“The fact is that now it is no longer the church scrutinizing the signs of the times in the light of the Gospel. It is also the signs of the times – beginning with the voices of victims and survivors of abuse – scrutinizing the church in the light of the Gospel.”
This sentence from a recent striking NCR article – by theologian Massimo Faggioli and papal advisor on the safeguarding of children in the church Hans Zollner – has struck home with a regular contributor here, Soline Humbert of We Are Church.
“We are in the midst of both our national Irish synodal pathway and, at the level of the universal church, in the phase of reflection on the Continental document, with our feedback requested by 22nd December.
“I believe the article linked below and quoted above is timely in raising, in the context of the synodal discernment process, the issue of abuse in the church: sexual abuse of children and vulnerable persons, and more broadly spiritual abuse and abuse of power.
“Some, perhaps many, will be tempted to say: enough about all this talk of abuse, let ‘s move on!…
“But can we, should we?
“When I first read the article, this particular sentence resonated strongly with me:
”The fact is that now it is no longer the church scrutinizing the signs of the times in the light of the Gospel. It is also the signs of the times – beginning with the voices of victims and survivors of abuse – scrutinizing the church in the light of the Gospel.”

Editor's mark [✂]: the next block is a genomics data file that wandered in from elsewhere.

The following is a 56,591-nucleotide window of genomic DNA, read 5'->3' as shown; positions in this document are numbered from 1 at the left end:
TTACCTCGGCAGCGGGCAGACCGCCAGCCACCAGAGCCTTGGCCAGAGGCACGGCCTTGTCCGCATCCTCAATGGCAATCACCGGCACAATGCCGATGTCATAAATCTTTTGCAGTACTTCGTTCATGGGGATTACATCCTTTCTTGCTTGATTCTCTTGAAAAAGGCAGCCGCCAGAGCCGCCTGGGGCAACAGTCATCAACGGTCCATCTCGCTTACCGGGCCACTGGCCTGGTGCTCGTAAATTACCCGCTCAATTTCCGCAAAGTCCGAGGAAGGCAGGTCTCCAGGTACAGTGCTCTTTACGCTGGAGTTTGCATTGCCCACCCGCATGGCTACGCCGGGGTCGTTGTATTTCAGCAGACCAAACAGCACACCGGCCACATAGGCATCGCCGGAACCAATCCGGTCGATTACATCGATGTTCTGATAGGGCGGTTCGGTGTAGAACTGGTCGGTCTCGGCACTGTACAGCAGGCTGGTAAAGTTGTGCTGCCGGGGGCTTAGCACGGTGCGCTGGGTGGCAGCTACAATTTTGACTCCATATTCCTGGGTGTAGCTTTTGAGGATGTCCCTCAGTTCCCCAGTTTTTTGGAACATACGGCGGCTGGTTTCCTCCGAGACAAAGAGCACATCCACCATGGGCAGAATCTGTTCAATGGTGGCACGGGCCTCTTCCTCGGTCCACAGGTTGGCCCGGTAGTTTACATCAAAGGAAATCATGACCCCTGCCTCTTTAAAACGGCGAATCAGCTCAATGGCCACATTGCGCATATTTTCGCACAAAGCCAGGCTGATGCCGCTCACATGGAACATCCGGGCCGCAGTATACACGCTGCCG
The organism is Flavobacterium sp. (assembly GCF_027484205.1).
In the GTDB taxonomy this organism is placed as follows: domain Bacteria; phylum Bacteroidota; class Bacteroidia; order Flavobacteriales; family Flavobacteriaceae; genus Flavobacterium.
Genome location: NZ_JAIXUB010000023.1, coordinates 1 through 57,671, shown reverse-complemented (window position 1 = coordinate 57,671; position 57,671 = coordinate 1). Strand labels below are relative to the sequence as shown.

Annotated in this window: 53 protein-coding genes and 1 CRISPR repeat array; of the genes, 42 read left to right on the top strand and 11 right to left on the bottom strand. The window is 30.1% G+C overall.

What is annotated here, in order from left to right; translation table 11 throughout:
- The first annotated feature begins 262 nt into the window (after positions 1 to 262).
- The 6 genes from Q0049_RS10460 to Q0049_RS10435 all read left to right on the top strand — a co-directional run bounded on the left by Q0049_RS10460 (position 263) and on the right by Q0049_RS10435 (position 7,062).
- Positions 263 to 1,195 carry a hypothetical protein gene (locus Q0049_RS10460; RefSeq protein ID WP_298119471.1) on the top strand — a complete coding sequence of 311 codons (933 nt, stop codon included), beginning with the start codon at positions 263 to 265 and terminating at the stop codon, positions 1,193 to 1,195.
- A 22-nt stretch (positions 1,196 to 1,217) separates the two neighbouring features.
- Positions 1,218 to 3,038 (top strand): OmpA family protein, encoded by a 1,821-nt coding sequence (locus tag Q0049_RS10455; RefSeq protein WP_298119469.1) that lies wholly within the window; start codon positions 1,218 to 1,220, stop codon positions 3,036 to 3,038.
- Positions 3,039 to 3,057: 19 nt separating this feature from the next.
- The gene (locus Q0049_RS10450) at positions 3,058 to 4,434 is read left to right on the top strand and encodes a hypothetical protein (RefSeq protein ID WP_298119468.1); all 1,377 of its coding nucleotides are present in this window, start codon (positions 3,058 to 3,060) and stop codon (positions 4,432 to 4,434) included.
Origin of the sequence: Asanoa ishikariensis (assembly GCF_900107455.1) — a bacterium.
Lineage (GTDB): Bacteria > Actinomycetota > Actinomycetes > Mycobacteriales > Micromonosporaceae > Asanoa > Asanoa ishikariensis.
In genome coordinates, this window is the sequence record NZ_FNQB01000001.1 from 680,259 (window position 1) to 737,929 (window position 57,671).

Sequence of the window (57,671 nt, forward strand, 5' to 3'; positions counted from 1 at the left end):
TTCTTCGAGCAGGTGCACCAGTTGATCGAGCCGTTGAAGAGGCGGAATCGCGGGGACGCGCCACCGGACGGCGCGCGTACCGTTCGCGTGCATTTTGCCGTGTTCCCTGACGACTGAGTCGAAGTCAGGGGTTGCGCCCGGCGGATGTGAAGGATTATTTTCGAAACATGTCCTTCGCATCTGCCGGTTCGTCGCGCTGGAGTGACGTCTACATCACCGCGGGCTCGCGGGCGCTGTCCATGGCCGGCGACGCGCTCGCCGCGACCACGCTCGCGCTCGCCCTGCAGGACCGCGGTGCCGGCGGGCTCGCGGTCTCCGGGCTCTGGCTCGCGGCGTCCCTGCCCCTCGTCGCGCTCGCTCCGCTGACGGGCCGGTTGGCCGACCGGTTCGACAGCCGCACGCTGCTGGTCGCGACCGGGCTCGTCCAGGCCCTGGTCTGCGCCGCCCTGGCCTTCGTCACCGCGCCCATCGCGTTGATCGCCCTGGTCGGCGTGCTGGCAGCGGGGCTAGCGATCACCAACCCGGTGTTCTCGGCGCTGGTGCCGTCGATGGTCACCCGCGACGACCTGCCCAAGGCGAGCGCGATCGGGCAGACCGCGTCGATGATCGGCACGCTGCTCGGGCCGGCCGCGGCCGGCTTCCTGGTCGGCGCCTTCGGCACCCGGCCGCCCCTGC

“In a week when we heard, again, on our national airways the powerful testimonies of brave survivors, we cannot but ask ourselves: What is the Spirit telling us through their voices through their tears through their cries for justice, healing?
“At the same time I have been watching in France (my country of origin) the ever-increasing number of cardinal(s), archbishops, bishops being named as perpetrators of abuse, as well as of covering up. The systemic nature of abuse in the church is being exposed at the highest levels.
“Many of us have been affected, directly or indirectly, by these abuses for several decades. We know well the deadly fruit they bear, the evil they spread.
“I agree with the authors that we cannot leave the abuse scandal out of the mainstream of synodal deliberations.
“To do this would be to avoid our responsibility to our sisters and brothers and therefore to Christ who said: ”What you do to the least of my brothers and sisters, you do it to Me.”
“As a church, let us be courageous and unflinching in shining the light in all the dark corners and trust that the truth, and only the whole truth, will set us free.
“Now is the time, the kairos.”